Pocketknives or razors which have celluloid handles are colorful, bright, durable and ornamental. This synthetic material was widely used from just before the turn of the century until about 1940. You might hear some negative comments from collectors concerning celluloid, all of which are most likely true; but for the most part, the average knife collector knows little about this handle material. I am hopeful that this article will clarify some of the aspects of celluloid; but more importantly, I want to make everyone aware that all celluloid knife handles are a potential time bomb. A ticking time bomb, which no doubt, can and could destroy some special knives that you have in your collection.
Celluloid was cheap, easy to work with, tough and colorful. Some say the reason for the change to celluloid was to replace the ivory used in making billiard balls. However there was a bit of a problem because a perfect shot could cause the celluloid ball to explode. Celluloid was combustible and extremely flammable. After all, its chemical composition is very close to certain explosives!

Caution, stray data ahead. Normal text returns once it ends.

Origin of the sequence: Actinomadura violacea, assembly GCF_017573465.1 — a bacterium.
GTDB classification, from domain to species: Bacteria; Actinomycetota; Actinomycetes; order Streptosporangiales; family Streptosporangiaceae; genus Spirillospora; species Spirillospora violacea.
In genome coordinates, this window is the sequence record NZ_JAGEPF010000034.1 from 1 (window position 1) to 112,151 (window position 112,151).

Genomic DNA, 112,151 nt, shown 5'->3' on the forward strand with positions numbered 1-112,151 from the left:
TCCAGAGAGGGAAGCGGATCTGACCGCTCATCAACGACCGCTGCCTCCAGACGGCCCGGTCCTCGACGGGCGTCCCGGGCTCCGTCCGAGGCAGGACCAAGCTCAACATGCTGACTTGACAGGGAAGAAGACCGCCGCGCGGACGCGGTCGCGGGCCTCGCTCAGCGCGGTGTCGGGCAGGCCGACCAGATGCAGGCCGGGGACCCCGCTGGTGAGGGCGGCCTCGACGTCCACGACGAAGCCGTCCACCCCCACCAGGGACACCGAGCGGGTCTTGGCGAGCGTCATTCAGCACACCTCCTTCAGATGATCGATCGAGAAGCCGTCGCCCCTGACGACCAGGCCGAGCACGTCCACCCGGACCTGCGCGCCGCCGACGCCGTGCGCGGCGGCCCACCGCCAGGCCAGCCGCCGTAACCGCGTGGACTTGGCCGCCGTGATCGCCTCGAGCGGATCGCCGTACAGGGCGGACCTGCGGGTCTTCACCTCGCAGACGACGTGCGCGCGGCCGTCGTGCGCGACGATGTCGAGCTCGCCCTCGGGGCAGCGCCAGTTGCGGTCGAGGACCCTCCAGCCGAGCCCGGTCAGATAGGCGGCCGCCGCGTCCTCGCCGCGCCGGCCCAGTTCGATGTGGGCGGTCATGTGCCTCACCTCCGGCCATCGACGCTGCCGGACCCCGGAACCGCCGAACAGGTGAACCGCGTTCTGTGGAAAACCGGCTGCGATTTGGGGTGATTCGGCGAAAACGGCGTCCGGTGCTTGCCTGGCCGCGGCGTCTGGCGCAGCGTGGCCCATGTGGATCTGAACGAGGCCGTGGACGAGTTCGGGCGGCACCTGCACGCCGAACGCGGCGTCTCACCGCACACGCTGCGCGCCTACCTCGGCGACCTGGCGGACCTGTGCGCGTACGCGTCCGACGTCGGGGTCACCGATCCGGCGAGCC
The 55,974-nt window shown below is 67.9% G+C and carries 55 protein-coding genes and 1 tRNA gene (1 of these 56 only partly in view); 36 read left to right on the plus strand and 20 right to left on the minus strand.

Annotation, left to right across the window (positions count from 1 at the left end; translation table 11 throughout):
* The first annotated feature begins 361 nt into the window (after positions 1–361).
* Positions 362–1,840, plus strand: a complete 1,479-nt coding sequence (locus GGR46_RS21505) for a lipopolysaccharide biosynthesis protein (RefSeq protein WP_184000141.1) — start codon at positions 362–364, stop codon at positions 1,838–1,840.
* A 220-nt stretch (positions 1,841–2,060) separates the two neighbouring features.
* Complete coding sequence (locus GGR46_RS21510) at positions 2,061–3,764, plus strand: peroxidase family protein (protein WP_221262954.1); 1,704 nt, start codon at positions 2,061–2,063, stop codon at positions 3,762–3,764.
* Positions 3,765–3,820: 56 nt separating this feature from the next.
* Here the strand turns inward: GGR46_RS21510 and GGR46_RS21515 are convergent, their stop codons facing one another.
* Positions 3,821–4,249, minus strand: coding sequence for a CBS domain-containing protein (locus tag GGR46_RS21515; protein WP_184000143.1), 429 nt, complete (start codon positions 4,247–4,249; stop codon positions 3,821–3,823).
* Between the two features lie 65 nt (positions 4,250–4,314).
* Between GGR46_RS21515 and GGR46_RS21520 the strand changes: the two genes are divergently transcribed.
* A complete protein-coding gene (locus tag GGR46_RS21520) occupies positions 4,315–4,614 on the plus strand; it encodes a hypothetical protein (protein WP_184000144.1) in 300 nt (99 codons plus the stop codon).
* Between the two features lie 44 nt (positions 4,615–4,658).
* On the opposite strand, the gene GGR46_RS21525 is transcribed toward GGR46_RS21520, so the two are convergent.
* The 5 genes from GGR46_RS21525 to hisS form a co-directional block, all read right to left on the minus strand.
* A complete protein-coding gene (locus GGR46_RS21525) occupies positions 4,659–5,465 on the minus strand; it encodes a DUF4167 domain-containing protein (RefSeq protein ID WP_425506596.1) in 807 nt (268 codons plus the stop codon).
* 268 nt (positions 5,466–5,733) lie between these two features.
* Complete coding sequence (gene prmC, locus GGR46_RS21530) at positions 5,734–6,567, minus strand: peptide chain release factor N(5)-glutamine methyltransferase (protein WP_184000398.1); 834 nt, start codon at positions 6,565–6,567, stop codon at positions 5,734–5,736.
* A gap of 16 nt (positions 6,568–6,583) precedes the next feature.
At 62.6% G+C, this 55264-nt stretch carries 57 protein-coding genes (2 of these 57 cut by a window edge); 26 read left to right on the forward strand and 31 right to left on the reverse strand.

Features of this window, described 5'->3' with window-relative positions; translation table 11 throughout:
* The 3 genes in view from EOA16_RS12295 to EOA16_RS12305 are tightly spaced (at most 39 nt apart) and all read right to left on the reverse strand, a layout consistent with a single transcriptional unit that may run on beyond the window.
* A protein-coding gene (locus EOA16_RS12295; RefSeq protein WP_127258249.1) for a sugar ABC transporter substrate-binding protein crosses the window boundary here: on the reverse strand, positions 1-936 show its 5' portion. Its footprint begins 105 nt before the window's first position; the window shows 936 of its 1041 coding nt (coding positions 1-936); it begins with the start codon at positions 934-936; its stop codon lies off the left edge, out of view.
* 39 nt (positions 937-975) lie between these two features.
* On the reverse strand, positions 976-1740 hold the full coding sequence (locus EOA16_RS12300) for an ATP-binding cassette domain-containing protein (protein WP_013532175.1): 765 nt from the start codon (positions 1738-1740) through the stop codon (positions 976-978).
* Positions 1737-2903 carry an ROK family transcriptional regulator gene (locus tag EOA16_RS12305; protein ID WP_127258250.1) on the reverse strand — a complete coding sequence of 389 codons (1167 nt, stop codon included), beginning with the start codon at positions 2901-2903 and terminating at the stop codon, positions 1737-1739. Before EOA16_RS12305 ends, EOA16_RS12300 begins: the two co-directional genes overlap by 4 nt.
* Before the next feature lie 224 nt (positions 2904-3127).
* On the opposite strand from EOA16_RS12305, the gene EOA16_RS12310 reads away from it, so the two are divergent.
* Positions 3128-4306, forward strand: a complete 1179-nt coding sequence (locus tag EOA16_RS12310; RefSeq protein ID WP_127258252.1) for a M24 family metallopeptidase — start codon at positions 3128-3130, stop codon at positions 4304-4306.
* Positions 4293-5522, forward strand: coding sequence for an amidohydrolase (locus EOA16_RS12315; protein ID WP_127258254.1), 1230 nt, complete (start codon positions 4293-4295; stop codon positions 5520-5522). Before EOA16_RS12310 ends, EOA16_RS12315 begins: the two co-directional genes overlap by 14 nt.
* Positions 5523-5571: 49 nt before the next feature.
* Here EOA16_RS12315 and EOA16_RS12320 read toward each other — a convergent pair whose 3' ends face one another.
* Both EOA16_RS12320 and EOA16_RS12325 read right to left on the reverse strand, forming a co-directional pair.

The raw materials required to synthesize celluloid include cellulose fibers, nitric acid, sulfuric acid, water, alcohol, camphor, colorant and fillers. For a more technical treatise on celluloid, go to the Journal of the American Institute for Conservation (JAIC 1991, Volume 30, Number 2, Article 3 (pp. 145 to 162).
This article appears in the December 2022 issue of KNIFE Magazine. Since we have not yet put the paywall back up, everyone can read it by clicking the blue button below.